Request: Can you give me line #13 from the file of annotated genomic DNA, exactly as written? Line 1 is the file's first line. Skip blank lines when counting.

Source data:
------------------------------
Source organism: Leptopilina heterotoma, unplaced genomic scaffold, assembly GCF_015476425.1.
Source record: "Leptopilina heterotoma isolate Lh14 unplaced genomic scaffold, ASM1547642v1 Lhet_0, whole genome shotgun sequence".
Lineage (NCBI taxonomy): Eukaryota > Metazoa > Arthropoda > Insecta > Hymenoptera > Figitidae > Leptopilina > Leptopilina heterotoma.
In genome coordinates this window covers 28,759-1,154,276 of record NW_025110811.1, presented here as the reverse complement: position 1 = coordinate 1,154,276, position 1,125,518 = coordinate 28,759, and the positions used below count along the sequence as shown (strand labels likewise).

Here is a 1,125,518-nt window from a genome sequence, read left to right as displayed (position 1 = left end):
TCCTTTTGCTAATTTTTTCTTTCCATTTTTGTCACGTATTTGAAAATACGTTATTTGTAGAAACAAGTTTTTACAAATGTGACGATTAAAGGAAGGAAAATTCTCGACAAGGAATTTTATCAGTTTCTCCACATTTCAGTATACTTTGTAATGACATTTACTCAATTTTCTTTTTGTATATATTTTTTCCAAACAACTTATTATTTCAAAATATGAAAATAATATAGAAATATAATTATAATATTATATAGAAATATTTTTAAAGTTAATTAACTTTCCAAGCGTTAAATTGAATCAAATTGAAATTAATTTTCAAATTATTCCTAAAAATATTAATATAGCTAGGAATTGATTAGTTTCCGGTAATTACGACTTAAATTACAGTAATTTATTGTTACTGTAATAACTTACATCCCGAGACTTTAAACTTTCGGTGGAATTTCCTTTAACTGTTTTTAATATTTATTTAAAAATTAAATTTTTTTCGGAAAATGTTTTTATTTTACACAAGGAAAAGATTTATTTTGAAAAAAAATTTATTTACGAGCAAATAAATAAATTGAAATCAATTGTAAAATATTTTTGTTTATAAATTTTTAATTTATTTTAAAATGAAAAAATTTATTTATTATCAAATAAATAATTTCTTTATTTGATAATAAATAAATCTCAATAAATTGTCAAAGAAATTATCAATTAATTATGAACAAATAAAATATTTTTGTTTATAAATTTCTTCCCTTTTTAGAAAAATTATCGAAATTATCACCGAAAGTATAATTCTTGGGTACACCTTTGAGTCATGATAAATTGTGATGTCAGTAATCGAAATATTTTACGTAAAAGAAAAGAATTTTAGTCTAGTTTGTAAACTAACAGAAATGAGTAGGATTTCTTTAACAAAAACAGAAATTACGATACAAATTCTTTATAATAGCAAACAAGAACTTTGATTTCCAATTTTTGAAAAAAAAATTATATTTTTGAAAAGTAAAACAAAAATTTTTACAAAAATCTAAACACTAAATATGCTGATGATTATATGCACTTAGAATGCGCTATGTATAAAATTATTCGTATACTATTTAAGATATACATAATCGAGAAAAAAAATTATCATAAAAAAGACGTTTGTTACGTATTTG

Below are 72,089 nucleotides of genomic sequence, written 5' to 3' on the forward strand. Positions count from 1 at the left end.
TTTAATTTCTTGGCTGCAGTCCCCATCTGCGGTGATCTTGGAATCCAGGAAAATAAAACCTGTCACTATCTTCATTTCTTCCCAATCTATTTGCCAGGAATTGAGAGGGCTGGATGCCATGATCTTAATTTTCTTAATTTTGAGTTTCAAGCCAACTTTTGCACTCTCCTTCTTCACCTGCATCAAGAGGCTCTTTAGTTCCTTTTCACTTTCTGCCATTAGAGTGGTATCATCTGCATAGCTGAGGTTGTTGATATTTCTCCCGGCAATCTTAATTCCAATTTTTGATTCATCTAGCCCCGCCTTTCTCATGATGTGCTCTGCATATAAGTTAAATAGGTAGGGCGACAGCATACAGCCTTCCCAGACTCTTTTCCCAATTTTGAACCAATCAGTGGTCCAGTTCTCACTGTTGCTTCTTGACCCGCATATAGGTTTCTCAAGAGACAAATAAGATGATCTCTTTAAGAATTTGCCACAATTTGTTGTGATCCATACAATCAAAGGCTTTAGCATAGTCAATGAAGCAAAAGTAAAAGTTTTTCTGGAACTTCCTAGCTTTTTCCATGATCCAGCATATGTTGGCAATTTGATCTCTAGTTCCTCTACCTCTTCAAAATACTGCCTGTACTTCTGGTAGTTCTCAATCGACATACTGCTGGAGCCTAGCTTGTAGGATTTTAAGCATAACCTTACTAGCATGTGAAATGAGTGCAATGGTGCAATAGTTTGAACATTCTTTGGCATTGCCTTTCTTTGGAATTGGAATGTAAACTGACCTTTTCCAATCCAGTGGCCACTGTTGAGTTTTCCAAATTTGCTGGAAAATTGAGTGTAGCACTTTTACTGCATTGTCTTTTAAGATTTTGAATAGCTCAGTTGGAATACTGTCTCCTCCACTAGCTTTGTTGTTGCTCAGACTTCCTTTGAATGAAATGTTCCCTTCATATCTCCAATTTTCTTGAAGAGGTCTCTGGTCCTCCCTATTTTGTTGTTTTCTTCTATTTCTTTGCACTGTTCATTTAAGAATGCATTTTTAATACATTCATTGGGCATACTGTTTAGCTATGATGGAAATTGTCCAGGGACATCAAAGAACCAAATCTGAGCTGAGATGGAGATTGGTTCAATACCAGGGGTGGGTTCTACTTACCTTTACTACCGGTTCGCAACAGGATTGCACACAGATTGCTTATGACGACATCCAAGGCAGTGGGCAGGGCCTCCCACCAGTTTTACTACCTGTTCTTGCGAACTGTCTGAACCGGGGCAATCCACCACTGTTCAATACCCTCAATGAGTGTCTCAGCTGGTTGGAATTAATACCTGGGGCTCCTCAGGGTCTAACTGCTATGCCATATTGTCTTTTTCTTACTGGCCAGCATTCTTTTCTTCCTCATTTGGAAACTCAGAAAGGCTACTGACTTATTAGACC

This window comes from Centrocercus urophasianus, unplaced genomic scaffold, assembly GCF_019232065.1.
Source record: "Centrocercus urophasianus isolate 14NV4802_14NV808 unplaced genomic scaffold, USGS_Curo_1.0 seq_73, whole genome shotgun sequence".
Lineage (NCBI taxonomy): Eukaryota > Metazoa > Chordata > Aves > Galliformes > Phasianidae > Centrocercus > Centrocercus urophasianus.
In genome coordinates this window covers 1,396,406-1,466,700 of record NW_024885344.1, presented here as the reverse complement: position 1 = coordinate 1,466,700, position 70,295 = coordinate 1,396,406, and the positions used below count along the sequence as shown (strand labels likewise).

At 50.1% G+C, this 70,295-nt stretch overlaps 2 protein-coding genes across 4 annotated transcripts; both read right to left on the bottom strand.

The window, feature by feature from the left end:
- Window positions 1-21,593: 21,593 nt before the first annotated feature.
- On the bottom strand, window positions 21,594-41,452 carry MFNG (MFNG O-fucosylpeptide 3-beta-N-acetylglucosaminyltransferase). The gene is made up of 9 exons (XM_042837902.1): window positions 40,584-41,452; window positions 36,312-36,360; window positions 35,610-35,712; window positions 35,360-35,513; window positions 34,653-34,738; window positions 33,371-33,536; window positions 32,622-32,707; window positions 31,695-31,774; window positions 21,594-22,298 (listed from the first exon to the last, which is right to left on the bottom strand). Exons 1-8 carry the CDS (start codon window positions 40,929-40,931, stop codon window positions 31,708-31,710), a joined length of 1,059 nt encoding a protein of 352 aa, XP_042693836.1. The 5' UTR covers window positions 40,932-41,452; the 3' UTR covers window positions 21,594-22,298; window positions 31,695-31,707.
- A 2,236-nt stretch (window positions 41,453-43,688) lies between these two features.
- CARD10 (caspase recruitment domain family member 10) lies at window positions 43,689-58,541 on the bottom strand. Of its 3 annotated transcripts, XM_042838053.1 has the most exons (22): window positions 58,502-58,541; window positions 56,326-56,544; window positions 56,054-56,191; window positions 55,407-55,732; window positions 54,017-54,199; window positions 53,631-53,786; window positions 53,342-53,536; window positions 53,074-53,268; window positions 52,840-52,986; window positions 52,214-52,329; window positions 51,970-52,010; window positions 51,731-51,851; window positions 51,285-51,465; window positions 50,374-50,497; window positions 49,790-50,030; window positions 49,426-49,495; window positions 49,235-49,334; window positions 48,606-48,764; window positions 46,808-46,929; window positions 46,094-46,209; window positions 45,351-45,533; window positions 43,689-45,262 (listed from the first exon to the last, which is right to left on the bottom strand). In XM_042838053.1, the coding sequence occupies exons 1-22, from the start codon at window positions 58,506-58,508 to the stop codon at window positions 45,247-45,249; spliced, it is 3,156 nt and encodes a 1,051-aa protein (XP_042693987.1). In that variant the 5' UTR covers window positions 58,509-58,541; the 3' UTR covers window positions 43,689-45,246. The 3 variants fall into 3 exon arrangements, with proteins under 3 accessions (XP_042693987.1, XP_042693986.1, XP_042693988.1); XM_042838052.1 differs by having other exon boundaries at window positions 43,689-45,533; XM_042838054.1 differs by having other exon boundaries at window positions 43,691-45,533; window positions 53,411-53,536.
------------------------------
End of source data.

At 50.1% G+C, this 70,295-nt stretch overlaps 2 protein-coding genes across 4 annotated transcripts; both read right to left on the bottom strand.